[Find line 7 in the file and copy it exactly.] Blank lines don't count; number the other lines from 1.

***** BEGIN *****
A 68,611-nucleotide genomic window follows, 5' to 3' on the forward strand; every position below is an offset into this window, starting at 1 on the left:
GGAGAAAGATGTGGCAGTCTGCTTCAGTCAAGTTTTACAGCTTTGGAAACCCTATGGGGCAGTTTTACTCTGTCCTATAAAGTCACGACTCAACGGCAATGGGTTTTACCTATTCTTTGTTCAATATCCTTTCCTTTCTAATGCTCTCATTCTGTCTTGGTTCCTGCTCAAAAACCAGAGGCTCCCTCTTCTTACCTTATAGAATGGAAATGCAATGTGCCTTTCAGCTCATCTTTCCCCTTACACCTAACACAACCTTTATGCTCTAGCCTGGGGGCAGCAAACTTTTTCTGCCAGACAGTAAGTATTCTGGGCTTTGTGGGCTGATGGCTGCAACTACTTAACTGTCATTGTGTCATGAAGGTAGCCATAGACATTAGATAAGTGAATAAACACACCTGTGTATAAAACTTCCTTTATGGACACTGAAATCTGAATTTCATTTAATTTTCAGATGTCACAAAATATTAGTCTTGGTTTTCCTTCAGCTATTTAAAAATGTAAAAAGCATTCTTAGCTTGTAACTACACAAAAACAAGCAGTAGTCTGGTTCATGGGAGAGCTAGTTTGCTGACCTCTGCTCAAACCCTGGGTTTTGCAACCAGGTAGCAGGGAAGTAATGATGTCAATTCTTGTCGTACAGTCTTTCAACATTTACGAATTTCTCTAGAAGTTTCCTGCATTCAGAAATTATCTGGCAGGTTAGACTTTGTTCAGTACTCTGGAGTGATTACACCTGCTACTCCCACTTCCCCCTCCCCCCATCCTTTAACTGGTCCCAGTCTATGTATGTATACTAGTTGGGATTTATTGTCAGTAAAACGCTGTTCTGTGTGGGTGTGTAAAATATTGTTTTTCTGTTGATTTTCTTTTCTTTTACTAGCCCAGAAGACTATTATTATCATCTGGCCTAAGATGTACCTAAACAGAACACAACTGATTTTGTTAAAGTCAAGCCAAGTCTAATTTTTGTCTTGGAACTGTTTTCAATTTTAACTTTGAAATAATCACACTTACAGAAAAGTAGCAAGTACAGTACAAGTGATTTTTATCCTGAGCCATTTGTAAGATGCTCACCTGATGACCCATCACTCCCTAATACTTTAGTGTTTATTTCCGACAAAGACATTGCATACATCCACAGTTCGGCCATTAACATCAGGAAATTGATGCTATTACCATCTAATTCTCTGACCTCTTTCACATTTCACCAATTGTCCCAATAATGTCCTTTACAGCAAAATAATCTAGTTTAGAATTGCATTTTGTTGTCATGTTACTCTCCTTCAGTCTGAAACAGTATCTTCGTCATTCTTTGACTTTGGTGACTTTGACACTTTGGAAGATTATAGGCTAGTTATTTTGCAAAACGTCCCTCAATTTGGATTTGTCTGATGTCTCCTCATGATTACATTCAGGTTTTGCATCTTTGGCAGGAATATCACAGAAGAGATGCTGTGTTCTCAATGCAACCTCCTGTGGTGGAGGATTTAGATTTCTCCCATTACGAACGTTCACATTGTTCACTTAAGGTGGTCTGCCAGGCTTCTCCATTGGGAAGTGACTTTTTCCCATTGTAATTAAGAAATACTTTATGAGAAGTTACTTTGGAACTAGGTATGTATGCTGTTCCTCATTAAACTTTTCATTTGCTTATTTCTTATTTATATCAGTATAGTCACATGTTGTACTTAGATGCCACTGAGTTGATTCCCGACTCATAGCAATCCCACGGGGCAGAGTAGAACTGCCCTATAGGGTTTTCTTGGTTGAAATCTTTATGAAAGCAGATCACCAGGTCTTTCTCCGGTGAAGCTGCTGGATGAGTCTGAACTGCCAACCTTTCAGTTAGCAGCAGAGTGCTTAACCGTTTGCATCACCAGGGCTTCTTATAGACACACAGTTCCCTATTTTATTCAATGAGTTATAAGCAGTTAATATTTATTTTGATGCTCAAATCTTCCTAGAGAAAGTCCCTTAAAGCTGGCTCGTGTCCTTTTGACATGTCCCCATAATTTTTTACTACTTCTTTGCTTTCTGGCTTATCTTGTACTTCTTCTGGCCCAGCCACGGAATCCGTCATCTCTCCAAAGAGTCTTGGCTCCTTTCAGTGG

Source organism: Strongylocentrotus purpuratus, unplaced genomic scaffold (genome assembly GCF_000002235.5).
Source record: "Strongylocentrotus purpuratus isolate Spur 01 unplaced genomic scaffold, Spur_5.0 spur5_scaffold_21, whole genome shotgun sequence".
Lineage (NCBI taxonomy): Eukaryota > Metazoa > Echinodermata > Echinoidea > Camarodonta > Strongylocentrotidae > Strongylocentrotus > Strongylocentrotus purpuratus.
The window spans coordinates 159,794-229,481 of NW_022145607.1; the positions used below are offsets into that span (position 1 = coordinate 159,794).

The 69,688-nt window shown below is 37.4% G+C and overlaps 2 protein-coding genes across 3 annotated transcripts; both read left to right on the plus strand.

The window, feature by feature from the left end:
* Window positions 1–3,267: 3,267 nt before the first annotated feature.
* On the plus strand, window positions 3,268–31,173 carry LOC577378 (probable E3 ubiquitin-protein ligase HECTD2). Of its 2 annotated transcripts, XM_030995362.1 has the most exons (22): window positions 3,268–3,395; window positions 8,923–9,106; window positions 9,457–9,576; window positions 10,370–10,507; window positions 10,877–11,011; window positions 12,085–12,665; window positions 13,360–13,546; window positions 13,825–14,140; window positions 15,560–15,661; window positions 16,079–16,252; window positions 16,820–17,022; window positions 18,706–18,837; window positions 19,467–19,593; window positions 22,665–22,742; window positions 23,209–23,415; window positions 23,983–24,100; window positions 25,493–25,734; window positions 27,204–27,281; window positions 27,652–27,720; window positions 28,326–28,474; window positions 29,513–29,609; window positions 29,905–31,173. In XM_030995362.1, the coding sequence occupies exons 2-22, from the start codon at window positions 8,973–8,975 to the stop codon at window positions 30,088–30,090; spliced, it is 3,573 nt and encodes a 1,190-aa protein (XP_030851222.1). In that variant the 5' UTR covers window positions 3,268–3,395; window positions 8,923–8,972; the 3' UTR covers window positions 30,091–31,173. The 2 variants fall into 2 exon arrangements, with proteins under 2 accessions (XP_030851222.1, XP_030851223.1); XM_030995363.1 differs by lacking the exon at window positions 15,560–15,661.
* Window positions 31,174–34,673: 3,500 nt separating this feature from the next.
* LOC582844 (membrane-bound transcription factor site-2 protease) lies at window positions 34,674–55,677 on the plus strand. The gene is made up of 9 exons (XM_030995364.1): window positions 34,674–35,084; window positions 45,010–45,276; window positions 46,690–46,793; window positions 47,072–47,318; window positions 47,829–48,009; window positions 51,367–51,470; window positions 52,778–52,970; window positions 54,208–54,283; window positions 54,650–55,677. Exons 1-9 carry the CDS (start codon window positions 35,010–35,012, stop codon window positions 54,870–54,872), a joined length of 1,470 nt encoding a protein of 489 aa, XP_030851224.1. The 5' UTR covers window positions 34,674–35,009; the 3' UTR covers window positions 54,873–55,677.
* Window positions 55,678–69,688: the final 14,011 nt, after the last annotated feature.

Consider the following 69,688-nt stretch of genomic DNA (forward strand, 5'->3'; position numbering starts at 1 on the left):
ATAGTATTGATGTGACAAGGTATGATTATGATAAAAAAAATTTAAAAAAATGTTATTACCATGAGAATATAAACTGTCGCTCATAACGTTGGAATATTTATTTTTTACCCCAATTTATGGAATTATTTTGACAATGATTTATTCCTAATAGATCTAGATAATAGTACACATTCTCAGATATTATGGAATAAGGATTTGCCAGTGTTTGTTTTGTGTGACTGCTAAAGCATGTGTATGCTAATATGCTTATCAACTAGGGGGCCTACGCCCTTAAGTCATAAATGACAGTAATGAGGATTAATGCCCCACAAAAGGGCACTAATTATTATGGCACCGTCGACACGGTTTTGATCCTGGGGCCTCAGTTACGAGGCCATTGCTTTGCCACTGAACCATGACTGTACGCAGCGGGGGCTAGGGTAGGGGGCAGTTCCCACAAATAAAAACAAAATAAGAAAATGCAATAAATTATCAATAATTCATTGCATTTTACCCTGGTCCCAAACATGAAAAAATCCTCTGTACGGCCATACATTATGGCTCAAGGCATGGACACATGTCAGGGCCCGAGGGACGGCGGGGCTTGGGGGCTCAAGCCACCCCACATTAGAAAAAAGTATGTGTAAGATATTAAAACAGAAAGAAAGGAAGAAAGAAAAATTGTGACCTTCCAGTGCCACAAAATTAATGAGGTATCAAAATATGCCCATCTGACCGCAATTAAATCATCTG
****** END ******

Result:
The 69,688-nt window shown below is 37.4% G+C and overlaps 2 protein-coding genes across 3 annotated transcripts; both read left to right on the plus strand.